Liked by 2 people

    1. Totally. To be clear – I don’t actually believe Densmore or Solanas were asexual (many many reasons here, a lot due to the weird elitism that comes from this and other instances of celibacy), but I think including them and thinking about their work shows us places to look for asexuality from before our current definition and community existed. And it offers us asexual potential that we usually overlook under the belief we have to only look for self-identification and textbook asexuality. There is noteworthy resonance here, even if it isn’t what we expect.

      The other reason I really like political celibacy as an example is because it reframes asexuality and celibacy into blatantly political (and radical) positions. When we talk about marginalized identities, our existence is radical, but asexuality itself has been deradicalized and often seen as “doing nothing”,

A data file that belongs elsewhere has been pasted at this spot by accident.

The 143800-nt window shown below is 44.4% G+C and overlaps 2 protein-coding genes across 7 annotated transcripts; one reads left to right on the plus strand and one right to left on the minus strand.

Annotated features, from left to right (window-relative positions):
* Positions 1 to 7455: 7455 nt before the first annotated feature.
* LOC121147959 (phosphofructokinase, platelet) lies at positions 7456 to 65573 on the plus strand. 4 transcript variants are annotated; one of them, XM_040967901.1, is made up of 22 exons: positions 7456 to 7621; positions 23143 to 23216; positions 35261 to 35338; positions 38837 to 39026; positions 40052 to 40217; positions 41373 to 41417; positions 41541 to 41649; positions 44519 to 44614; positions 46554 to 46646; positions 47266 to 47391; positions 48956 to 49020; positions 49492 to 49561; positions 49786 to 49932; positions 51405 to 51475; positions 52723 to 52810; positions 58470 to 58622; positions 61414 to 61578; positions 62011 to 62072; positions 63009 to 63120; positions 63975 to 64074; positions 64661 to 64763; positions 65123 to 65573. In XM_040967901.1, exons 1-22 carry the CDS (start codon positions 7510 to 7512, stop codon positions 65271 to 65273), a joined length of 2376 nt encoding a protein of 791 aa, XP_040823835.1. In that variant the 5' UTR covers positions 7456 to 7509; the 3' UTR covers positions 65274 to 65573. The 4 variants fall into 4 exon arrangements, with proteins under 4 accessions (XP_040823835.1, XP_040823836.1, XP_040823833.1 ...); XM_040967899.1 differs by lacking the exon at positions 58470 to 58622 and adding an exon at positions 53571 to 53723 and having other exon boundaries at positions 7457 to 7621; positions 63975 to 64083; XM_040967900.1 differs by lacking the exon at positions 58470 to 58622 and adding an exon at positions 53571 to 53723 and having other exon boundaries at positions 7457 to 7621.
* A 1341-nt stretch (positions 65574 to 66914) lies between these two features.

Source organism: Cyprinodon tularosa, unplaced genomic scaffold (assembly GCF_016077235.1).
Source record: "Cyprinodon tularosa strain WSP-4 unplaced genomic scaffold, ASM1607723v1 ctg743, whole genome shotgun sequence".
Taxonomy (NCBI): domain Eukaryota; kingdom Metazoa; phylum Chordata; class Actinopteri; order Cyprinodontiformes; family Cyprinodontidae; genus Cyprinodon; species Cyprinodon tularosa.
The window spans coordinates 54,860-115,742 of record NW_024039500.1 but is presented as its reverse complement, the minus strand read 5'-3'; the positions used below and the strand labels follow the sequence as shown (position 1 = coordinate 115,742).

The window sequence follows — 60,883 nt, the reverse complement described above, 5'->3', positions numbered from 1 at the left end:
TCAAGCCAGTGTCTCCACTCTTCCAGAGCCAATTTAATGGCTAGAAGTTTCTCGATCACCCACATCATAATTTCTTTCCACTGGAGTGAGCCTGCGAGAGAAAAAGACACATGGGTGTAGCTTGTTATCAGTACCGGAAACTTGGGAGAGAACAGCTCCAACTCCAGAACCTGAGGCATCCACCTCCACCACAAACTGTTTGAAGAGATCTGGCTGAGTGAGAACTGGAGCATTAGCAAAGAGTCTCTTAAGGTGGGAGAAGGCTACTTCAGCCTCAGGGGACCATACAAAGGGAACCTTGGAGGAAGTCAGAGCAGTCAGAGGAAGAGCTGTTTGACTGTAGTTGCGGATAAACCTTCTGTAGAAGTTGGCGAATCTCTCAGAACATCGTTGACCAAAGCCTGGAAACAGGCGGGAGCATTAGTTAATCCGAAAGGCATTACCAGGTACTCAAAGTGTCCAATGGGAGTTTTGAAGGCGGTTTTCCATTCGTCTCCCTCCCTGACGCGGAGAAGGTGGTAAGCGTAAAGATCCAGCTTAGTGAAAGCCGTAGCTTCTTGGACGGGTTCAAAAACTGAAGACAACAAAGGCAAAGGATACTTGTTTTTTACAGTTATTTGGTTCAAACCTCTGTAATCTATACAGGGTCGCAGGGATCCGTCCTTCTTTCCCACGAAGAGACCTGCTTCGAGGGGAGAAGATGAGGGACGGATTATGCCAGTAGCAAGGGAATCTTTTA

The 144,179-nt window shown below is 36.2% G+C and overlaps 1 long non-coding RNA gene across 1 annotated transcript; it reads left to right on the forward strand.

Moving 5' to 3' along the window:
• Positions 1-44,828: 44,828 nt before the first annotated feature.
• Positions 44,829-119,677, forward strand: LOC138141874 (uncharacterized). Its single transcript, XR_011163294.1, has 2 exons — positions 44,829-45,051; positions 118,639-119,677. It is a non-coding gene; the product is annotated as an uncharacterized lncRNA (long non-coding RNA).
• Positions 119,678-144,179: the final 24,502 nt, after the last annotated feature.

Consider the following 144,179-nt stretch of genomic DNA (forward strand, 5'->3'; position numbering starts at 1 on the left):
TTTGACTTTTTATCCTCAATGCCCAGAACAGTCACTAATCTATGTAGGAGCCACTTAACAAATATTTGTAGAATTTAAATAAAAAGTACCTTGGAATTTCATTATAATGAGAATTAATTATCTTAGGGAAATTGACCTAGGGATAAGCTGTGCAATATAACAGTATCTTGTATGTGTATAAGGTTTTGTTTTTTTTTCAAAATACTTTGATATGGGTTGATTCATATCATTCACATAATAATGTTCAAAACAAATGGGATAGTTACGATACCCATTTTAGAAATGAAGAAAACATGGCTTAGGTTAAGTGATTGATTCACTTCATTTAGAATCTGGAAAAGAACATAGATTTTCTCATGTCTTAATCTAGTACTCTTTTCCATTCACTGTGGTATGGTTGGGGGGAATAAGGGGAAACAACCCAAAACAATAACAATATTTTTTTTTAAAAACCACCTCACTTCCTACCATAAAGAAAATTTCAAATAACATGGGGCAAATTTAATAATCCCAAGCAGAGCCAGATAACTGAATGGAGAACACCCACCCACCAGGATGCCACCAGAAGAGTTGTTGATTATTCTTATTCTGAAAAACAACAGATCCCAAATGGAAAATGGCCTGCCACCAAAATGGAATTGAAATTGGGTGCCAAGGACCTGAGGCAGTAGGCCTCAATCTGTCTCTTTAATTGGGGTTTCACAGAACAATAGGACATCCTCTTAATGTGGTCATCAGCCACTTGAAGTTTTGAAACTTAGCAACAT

the “privileged identity”, etc. I recently was interrupted during a panel when I was discussing asexuality by someone who went on to ignore everything I had just said in order to claim that sex and deviance was part of queer art and that there was no real reason to be considering asexuality in queer art (implication: it just wasn’t “radical” enough). I want to claim these moments of radical behavior, not just because it echoes asexual potential and creates space for an asexual experience, but because it allows us to see asexuality as an actioned position instead of nothingness. If that makes any sense?

      (sorry for only vaguely related response, I got excited and my brain is tired!)

      Liked by 1 person